MINERVE - Management of Intermittent & Nuclear Electricity by High Efficiency Electrochemical Reactor for the Valorisation of CO2 in flexible Energies

  • contact:

    Pfeifer, Peter

  • funding:

    EU/KIC InnoEnergy

  • Partner:

    CEA, Grenoble, France

    GDF SUEZ (ENGIE), Paris, France

    Solvay, Brussels, Belgium

    AGH University of Science and Technology, Krakow, Poland

  • startdate:


  • enddate:


MINERVE project dealt with the issue of the CO2 value chain and with the development of a new family of solutions for renewable electricity storage/valorization through “Power to Gas”. 

Project abstract

The share of renewable and intermittent sources (wind farms, photovoltaics) in the French and European electricity mix increases. It induces a global geographical and time gap between electricity production and demand, which “Power to gas” and more particularly “Power to Methane” could help filling by converting the temporary over-production of low cost renewable electricity into synthetic methane, and by injecting the later into the natural gas grid.


For France in 2030, the volume of electricity surplus, and potentially valorizable in a Power to gas chain, is estimated at around 14 TWh spread over 3150 hours. The average structure of this electricity is 54% renewable and 46 % nuclear. For France in 2050, a potential of 40 TWh of valorizable electricity in a Power to Gas chain is estimated and spread over 3600 hours. For Germany in 2030, the volume of this electricity is estimated at around 16 TWh spread over 1400 hours. The average structure of this surplus electricity is 94% renewable and 6% thermal.


In the MINERVE project a disruptive electrochemical and catalytic process that convert directly CO2 and steam into syngas by high-temperature co-electrolysis and then into methane by compact methanation devices was developed.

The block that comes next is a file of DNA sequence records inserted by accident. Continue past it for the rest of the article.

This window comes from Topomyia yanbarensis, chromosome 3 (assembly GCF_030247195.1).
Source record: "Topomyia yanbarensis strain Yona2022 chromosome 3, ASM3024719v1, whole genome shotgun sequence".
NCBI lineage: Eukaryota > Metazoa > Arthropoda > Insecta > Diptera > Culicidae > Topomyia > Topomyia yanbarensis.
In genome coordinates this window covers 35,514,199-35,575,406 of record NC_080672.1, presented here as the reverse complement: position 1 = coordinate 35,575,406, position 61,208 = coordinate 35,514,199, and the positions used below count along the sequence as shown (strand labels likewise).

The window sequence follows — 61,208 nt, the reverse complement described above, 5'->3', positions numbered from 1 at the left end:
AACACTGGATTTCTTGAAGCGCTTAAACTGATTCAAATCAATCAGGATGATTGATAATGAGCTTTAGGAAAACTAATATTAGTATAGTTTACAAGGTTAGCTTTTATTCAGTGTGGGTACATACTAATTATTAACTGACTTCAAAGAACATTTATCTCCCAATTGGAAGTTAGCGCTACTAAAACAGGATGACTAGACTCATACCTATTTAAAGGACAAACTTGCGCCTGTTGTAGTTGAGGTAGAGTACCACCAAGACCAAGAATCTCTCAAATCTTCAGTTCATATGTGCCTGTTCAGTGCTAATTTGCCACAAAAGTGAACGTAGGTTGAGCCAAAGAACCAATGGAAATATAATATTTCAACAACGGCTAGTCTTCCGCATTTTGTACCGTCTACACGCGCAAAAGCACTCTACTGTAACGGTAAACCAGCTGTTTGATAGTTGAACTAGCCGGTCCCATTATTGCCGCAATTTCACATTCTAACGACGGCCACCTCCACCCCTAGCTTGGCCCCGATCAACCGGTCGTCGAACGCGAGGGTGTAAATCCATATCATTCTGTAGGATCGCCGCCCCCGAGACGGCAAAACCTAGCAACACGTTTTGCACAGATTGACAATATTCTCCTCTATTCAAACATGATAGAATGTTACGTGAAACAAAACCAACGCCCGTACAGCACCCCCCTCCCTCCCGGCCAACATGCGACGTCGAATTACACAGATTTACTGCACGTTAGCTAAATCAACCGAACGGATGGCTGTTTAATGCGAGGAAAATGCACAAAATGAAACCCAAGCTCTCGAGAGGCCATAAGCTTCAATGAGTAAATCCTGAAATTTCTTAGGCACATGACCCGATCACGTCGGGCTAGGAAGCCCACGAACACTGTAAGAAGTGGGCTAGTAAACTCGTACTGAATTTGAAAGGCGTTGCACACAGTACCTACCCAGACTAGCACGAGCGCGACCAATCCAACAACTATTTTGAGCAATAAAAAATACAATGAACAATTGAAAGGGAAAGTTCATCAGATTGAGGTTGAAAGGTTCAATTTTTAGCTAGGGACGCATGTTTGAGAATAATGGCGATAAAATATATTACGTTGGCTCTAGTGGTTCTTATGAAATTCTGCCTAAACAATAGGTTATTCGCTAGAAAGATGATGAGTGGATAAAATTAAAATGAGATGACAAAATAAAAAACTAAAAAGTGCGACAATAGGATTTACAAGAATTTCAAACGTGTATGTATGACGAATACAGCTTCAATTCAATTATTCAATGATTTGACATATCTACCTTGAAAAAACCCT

As compared to the different electrolysis technologies, which are alkaline electrolysis (AEL) or polymer electrolyte membrane electrolysis (PEMEL) technologies, the solid oxide based system exhibited two particular advantages:

thanks to its high operating temperature (700-900°C), replacing water by steam as input, the dissociation of steam (gas phase) requires less energy compared to liquid water;
for increasing temperatures a part of the electrical energy required to dissociate the water molecule can be replaced by heat. Thus, higher electrical efficiencies were achieved.


The methanation technology after co-electrolysis, developed by IMVT, consequently consisted on converting CO / CO2 mixtures from the co-electrolysis with hydrogen in order to obtain CH4. This catalytic reaction is extremely exothermic which means that heat is produced at the same time as methane. The advanced methanation technology developed allowed high CO/CO2 conversions through an optimized heat and temperature management.


The co-electrolysis tests showed an efficiency of 93% (for a 99% theoretical efficiency). In total, taking into account the steam generation from methanation as feed for the co-electrolysis, the overall process efficiency was calculated to 83% overall efficiency.


From an economic point of view, results showed that running a 20 MWe Power to gas plant coupling hydrogen and synthetic methane production (conversion rate of 50%) can lead to quite interesting production costs for renewable methane even at 4 000 of operating hours per year. Obtained production costs of methane were at that time quite competitive if compared to current feed-in tariffs for biomethane in Europe.


Methanation reactor für CO/CO2 gas mixtures



On the temperature control in a microstructured packed bed reactor for methanation of CO/CO2 mixtures .

Belimov, M.; Metzger, D.; Pfeifer, P.

2017. AIChE journal, 63 (1), 120–129. doi:10.1002/aic.15461


Micro and micro-membrane reactors for advanced applicationb in energy conversion .

Dittmeyer, R.; Böltken, T.; Piermartini, P.; Selinsek, M.; Loewert, M.; Dallmann, F.; Kreuder, H.; Cholewa, M.; Wunsch, A.; Farsi, S.; Belimov, M.; Pfeifer, P.

2017. Current opinion in chemical engineering, 17, 108-125. doi:10.1016/j.coche.2017.08.001